Most sports fans are now relatively familiar with World Anti-Doping Agency (WADA) and the WADA Code (“the Code”), with varying degrees of knowledge. Those who are involved in competitive sport, particularly athletes and coaches, will also be familiar with the List of Prohibited Substances and Methods,1 known as the Prohibited List (“the List”). The List provides the International Standard for identifying substances and methods that athletes are prohibited from using or attempting to use either in-competition or out-of-competition, in sports that are signatories to the Code.2 These substances and methods are “classified by categories (e.g., steroids, stimulants, gene doping)”.3

World Anti-Doping Agency PROHIBITED LIST

How effective the Code and the List are at preventing and catching athletes who have committed Anti-Doping Rule Violations (under the Code) is a point of contention within the sporting, legal and scientific communities. This has been highlighted by a number of recent articles focusing on the exclusion of thyroid medication from the 2016 List, including a piece in the Wall Street Journal entitled, ‘In Rebuff to Usada, WADA Declines to Ban Thyroid Medication’,4 published shortly after WADA’s announcement of the 2016 List on the 19th September 2015.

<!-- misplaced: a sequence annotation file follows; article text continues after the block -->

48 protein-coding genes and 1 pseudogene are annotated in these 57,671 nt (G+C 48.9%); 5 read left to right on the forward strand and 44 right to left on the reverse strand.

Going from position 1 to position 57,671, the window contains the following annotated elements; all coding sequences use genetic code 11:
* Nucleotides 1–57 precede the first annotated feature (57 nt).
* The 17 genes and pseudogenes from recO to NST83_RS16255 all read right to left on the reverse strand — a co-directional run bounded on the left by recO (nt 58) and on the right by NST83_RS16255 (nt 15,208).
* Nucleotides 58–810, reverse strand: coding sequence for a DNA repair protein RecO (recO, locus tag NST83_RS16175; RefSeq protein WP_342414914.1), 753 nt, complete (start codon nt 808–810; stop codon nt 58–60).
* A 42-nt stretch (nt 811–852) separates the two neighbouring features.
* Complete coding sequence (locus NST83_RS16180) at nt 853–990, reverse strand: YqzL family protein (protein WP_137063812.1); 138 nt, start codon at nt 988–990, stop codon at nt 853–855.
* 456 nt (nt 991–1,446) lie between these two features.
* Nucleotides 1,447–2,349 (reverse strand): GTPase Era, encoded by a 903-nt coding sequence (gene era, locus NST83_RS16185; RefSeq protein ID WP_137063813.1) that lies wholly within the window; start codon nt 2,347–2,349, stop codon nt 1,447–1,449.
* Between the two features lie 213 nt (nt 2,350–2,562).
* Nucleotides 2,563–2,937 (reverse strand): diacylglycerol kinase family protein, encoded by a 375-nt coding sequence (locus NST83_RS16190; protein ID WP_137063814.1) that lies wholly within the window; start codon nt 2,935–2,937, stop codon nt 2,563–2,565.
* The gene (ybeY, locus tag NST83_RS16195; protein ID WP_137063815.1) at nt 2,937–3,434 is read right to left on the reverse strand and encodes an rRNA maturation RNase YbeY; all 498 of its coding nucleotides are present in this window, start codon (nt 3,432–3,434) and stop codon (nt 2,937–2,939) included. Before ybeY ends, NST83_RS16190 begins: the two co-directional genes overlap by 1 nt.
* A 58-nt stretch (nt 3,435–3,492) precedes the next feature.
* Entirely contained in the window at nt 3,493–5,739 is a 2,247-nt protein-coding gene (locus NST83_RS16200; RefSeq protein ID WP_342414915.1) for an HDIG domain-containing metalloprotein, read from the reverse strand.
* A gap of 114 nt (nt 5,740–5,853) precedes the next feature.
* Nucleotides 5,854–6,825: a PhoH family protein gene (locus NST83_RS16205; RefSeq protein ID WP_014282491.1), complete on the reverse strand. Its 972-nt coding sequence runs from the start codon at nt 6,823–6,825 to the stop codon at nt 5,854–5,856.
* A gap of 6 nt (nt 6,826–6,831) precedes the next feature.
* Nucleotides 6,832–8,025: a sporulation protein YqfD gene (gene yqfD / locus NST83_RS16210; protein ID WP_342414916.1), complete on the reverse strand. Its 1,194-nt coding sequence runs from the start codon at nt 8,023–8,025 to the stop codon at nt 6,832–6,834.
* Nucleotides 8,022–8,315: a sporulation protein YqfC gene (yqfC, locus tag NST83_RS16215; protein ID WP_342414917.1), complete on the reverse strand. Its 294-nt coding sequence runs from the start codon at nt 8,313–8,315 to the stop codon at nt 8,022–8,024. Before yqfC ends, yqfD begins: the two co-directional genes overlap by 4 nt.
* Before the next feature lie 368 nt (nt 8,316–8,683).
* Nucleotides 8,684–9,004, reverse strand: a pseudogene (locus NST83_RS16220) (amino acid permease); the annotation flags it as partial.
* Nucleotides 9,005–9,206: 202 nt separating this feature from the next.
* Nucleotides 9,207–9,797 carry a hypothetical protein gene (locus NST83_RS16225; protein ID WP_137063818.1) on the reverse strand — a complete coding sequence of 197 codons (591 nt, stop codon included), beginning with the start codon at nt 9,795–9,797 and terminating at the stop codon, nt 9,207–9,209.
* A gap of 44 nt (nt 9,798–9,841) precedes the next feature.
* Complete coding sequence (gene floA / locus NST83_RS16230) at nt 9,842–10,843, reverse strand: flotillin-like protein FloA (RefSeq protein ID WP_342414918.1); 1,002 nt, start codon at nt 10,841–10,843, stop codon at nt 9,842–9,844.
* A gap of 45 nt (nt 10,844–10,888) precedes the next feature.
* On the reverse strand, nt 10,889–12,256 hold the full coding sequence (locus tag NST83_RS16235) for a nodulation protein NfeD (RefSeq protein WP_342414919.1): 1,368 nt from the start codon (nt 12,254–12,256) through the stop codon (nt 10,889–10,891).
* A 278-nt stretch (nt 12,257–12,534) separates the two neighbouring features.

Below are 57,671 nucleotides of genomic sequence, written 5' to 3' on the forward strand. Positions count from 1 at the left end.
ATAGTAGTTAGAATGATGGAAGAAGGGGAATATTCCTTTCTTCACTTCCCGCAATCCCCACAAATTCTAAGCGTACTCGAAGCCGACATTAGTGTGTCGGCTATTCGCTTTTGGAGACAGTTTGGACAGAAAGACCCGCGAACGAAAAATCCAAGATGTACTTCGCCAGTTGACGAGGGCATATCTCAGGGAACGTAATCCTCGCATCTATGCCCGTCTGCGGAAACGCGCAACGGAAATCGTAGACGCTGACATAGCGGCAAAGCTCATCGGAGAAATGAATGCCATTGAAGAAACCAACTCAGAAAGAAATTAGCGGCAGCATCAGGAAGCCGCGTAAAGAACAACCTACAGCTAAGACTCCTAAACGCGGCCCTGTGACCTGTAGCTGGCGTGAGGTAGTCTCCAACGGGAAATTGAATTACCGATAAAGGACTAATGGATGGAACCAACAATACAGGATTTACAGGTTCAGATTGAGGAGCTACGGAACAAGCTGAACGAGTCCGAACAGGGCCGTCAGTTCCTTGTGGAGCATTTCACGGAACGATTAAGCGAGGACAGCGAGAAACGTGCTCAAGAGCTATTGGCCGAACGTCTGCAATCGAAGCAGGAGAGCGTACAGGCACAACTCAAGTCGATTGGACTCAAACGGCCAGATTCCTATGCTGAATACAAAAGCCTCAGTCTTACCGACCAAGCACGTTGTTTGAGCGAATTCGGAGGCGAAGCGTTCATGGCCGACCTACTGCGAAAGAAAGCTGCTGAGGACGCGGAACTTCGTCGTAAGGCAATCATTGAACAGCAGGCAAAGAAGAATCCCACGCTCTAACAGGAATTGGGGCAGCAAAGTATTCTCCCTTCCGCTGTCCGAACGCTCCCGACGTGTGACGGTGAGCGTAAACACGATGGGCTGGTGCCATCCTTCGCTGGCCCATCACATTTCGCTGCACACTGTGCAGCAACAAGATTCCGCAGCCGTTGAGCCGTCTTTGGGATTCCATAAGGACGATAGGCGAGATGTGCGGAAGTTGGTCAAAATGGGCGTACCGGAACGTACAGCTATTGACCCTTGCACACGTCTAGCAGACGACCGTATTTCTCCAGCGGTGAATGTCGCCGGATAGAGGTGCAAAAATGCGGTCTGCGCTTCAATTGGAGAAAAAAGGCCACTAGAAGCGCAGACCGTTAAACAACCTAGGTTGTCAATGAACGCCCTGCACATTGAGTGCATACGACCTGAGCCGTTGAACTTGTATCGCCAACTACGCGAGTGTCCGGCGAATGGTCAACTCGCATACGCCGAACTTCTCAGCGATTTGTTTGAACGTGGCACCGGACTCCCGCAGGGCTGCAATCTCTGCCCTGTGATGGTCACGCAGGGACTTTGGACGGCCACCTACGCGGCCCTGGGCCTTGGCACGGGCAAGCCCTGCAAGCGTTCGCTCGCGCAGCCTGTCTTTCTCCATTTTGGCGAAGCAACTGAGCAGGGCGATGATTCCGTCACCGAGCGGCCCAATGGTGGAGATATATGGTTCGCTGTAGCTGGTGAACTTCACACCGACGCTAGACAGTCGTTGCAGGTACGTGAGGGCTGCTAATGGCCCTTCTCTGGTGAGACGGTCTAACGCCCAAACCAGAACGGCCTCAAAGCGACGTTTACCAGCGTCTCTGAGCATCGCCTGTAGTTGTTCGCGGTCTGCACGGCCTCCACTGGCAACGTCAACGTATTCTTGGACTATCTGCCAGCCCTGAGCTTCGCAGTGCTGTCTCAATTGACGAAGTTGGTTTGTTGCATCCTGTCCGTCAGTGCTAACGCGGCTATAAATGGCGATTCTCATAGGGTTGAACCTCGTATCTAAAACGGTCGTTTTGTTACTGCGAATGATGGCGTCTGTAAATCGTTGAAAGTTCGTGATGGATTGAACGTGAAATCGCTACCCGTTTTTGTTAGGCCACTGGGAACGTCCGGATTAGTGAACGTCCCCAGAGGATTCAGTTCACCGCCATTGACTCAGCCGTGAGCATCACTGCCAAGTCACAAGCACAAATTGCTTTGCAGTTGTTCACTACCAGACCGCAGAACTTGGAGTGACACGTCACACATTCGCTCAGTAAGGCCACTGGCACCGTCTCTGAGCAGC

After reading the media coverage of the announcement of the 2016 List, and following the related discussions on social media platforms, I was left wanting to know more about the List, including questions such as:

  • What is the process for including or removing substances or methods from the List?
  • Who makes the decision at WADA about what is included or removed from the List?
  • What is the background of the people who are involved in that process?
  • What scientific research is taken into account and how is it weighted?
  • How to WADA’s stakeholders, including athletes, feed into this process?
  • How difficult, or is it even possible, to create a List that is legally and scientifically robust and one that is athletes can truly comprehend?